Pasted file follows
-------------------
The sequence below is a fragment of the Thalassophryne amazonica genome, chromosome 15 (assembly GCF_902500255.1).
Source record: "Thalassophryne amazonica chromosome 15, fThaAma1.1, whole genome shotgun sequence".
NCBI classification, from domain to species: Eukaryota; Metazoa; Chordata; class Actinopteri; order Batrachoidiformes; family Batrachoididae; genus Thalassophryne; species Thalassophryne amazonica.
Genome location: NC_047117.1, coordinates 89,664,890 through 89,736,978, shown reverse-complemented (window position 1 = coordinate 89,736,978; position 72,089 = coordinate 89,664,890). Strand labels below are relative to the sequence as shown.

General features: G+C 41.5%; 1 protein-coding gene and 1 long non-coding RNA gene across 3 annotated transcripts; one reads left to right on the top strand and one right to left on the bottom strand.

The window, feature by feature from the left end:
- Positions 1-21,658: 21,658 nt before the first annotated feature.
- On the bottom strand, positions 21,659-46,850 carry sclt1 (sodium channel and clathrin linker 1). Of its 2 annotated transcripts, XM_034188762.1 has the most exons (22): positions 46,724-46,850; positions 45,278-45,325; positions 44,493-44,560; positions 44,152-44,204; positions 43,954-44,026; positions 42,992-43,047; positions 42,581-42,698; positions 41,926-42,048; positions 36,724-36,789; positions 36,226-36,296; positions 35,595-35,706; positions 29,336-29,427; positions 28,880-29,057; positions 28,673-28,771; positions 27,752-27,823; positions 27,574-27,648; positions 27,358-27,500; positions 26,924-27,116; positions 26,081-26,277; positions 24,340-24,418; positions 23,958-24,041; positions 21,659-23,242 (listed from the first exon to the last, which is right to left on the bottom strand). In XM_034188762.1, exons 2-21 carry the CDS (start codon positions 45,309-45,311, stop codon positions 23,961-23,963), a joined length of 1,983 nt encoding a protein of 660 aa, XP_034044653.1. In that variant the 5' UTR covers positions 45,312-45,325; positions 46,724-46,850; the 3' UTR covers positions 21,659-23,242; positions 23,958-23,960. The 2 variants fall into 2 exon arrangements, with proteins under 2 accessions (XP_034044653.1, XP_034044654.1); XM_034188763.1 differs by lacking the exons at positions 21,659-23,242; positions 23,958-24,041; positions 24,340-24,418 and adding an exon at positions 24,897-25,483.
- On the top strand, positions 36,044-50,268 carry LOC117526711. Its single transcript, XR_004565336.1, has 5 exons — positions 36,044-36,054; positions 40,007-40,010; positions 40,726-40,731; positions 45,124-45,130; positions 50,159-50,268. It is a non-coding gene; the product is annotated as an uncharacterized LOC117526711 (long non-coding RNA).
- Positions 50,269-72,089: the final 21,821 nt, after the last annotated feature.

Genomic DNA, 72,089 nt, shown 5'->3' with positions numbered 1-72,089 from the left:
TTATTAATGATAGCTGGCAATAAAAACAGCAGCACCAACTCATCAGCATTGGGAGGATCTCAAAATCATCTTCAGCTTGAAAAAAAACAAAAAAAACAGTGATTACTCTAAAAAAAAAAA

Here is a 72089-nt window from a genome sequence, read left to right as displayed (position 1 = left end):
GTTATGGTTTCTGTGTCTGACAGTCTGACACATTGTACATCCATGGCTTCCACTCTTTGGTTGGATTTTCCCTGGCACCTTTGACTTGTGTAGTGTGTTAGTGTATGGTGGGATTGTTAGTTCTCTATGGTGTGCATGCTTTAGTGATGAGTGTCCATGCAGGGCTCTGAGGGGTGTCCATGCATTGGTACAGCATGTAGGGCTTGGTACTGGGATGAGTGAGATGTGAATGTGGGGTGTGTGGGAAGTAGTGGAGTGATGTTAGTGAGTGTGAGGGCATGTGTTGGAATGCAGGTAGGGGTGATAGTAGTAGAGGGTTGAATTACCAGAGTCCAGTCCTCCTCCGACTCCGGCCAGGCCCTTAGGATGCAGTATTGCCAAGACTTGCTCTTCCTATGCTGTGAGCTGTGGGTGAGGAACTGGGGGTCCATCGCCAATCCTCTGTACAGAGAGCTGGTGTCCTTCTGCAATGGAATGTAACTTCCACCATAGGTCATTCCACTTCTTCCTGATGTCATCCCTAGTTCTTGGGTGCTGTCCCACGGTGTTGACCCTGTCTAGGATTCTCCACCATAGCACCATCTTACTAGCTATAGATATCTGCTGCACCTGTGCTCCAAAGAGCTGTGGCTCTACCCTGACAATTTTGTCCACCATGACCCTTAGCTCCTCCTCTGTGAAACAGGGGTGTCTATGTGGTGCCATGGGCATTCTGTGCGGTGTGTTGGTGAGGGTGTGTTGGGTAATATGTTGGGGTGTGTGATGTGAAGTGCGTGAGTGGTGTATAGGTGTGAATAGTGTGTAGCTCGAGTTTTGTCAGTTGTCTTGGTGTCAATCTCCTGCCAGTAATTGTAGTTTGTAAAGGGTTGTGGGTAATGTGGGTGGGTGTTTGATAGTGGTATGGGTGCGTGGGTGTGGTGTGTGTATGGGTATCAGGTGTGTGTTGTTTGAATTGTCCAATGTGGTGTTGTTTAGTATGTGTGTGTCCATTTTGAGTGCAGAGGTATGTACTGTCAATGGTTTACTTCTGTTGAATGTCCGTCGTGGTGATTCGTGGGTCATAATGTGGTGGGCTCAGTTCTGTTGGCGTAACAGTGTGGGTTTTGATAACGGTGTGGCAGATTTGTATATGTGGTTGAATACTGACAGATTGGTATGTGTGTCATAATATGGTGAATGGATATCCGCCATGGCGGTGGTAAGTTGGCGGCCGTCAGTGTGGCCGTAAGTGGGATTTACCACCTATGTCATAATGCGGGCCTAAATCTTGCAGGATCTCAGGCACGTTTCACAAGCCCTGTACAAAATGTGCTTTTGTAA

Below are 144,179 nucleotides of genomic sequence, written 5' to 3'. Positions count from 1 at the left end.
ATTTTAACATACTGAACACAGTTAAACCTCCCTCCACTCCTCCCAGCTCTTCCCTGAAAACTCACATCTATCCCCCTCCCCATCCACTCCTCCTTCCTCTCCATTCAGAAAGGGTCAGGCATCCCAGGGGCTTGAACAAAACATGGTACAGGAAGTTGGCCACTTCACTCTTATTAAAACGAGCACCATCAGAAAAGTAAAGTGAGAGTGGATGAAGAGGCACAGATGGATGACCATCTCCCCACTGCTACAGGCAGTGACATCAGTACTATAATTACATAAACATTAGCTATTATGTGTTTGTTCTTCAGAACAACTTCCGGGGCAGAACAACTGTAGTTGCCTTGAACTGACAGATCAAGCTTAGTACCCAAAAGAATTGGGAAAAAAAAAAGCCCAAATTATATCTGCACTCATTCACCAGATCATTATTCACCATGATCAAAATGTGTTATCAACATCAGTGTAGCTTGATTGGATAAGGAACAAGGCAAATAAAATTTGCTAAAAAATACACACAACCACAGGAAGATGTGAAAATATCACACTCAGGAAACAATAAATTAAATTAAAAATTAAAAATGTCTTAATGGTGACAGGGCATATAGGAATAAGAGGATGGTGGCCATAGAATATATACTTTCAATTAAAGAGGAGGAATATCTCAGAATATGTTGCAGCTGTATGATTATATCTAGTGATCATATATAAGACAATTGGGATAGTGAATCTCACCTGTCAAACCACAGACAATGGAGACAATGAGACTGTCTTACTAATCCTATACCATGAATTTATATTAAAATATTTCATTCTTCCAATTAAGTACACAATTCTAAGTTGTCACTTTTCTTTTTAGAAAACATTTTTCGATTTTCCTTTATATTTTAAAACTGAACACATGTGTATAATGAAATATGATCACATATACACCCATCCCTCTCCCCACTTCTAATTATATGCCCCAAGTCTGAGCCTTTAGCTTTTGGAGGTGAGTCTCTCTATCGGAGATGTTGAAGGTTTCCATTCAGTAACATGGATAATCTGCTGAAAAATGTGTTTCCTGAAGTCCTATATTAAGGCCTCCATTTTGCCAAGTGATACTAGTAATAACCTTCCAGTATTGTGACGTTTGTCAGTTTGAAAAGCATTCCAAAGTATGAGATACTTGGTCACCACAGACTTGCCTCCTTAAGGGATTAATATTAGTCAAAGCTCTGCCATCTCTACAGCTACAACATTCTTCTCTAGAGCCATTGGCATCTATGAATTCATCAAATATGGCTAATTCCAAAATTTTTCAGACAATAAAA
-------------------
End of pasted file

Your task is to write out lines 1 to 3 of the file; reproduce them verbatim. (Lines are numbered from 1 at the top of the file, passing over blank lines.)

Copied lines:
The sequence below is a fragment of the Thalassophryne amazonica genome, chromosome 15 (assembly GCF_902500255.1).
Source record: "Thalassophryne amazonica chromosome 15, fThaAma1.1, whole genome shotgun sequence".
NCBI classification, from domain to species: Eukaryota; Metazoa; Chordata; class Actinopteri; order Batrachoidiformes; family Batrachoididae; genus Thalassophryne; species Thalassophryne amazonica.